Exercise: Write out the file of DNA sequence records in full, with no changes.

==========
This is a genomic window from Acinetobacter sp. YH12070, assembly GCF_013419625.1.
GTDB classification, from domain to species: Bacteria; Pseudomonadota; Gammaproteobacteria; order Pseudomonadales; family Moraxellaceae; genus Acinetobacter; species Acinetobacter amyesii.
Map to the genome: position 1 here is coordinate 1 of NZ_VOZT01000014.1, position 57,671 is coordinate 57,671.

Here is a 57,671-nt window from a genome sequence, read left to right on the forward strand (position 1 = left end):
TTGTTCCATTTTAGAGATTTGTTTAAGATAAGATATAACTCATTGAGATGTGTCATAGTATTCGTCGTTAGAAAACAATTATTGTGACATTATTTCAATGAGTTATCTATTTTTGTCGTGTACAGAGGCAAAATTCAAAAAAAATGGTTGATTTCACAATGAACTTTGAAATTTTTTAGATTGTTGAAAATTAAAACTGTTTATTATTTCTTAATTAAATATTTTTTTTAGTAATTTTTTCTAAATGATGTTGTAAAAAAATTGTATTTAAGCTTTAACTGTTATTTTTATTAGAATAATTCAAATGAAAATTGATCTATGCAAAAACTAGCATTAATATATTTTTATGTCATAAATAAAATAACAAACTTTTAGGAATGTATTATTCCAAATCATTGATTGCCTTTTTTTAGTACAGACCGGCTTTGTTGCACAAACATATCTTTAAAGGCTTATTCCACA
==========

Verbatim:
This is a genomic window from Acinetobacter sp. YH12070, assembly GCF_013419625.1.
GTDB classification, from domain to species: Bacteria; Pseudomonadota; Gammaproteobacteria; order Pseudomonadales; family Moraxellaceae; genus Acinetobacter; species Acinetobacter amyesii.
Map to the genome: position 1 here is coordinate 1 of NZ_VOZT01000014.1, position 57,671 is coordinate 57,671.

Here is a 57,671-nt window from a genome sequence, read left to right on the forward strand (position 1 = left end):
TTGTTCCATTTTAGAGATTTGTTTAAGATAAGATATAACTCATTGAGATGTGTCATAGTATTCGTCGTTAGAAAACAATTATTGTGACATTATTTCAATGAGTTATCTATTTTTGTCGTGTACAGAGGCAAAATTCAAAAAAAATGGTTGATTTCACAATGAACTTTGAAATTTTTTAGATTGTTGAAAATTAAAACTGTTTATTATTTCTTAATTAAATATTTTTTTTAGTAATTTTTTCTAAATGATGTTGTAAAAAAATTGTATTTAAGCTTTAACTGTTATTTTTATTAGAATAATTCAAATGAAAATTGATCTATGCAAAAACTAGCATTAATATATTTTTATGTCATAAATAAAATAACAAACTTTTAGGAATGTATTATTCCAAATCATTGATTGCCTTTTTTTAGTACAGACCGGCTTTGTTGCACAAACATATCTTTAAAGGCTTATTCCACA